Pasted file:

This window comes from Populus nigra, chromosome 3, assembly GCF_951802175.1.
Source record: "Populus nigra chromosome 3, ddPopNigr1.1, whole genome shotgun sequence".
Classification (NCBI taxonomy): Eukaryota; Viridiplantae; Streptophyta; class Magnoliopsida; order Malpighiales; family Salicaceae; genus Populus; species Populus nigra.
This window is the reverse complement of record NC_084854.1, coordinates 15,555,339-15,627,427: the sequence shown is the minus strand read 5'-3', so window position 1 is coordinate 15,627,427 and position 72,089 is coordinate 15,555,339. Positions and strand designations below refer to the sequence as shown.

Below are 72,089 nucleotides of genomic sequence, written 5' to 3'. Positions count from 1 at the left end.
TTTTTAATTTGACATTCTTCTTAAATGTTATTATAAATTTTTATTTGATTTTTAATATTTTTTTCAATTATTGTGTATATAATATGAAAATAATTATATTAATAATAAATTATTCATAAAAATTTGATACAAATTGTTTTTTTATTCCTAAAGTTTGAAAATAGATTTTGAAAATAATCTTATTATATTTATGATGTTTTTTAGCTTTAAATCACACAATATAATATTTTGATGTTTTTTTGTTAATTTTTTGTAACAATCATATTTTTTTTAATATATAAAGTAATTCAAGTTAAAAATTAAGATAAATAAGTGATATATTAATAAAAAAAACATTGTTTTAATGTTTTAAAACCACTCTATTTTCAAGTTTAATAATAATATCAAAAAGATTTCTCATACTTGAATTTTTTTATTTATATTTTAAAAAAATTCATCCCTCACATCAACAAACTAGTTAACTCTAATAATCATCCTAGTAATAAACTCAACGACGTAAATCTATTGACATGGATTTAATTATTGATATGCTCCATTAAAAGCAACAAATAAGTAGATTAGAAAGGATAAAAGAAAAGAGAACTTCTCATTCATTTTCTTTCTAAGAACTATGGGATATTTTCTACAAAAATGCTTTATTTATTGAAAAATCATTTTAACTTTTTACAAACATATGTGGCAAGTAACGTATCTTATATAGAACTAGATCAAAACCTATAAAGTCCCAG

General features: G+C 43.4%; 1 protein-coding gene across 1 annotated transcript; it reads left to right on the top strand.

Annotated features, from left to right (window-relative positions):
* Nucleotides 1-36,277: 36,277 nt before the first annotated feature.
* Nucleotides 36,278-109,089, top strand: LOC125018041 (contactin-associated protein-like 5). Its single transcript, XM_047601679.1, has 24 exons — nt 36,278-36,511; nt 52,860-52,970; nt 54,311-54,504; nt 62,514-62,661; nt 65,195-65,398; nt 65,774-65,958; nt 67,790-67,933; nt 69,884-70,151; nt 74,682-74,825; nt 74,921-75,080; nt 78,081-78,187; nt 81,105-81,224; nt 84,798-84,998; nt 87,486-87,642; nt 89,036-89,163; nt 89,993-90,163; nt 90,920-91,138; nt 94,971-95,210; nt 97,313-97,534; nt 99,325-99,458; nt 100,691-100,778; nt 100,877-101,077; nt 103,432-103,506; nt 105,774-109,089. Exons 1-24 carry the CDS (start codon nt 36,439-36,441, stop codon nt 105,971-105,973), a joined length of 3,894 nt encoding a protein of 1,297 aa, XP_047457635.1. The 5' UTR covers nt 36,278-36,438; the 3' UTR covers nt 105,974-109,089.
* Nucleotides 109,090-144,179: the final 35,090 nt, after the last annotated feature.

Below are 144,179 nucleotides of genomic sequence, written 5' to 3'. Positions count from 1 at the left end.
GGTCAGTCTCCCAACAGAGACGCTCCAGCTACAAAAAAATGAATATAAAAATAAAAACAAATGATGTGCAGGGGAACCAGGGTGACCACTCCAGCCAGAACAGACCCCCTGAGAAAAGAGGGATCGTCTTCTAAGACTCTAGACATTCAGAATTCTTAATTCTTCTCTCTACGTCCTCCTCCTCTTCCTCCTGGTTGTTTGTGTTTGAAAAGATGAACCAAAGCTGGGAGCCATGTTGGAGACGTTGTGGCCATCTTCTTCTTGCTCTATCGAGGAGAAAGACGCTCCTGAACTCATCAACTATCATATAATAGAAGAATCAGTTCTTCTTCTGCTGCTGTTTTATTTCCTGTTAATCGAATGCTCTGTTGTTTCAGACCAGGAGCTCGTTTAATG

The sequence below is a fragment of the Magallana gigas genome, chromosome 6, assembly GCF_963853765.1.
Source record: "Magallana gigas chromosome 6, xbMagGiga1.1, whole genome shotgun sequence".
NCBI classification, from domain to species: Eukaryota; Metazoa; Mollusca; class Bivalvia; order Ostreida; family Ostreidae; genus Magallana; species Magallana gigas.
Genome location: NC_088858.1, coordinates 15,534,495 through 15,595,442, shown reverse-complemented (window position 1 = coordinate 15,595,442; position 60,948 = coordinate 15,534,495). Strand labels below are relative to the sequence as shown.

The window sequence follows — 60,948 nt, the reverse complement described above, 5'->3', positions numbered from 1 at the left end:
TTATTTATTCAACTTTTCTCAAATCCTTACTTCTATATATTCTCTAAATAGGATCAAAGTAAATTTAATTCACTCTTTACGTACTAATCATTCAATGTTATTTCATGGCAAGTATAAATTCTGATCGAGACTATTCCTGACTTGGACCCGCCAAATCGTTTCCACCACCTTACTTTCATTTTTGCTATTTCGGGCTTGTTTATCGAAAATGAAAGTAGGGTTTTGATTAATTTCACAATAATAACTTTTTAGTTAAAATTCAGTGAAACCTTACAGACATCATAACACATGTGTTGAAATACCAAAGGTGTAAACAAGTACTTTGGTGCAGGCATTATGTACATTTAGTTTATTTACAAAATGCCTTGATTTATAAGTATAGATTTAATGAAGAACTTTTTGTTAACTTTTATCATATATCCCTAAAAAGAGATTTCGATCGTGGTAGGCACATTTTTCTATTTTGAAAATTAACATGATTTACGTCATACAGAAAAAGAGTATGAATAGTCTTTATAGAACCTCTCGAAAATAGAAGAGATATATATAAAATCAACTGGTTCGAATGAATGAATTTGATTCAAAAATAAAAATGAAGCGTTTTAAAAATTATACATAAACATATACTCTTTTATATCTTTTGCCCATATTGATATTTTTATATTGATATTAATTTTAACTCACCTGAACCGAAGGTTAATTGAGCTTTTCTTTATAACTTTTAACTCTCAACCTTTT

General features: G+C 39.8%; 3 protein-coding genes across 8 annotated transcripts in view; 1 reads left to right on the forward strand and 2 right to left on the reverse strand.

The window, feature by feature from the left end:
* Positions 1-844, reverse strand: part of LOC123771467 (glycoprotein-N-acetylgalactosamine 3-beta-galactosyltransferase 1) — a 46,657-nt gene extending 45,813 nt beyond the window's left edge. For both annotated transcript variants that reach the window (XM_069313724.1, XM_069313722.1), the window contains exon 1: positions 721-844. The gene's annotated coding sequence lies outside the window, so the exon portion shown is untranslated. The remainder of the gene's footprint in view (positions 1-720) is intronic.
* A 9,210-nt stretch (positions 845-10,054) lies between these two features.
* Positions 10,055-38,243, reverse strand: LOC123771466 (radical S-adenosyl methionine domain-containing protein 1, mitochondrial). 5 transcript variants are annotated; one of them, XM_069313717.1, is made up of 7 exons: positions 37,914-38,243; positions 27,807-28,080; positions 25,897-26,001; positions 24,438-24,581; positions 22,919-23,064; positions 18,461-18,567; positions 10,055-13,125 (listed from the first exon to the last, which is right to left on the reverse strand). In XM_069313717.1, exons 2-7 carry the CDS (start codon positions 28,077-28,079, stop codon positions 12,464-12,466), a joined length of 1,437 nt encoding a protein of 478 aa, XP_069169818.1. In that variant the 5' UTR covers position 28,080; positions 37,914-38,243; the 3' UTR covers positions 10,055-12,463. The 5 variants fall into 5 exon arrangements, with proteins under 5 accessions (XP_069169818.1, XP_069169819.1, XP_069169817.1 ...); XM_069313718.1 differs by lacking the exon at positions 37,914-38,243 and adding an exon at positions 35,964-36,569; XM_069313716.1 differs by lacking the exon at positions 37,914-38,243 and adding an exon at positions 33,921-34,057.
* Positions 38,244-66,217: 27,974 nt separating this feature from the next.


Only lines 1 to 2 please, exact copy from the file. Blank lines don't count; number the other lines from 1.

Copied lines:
This window comes from Populus nigra, chromosome 3, assembly GCF_951802175.1.
Source record: "Populus nigra chromosome 3, ddPopNigr1.1, whole genome shotgun sequence".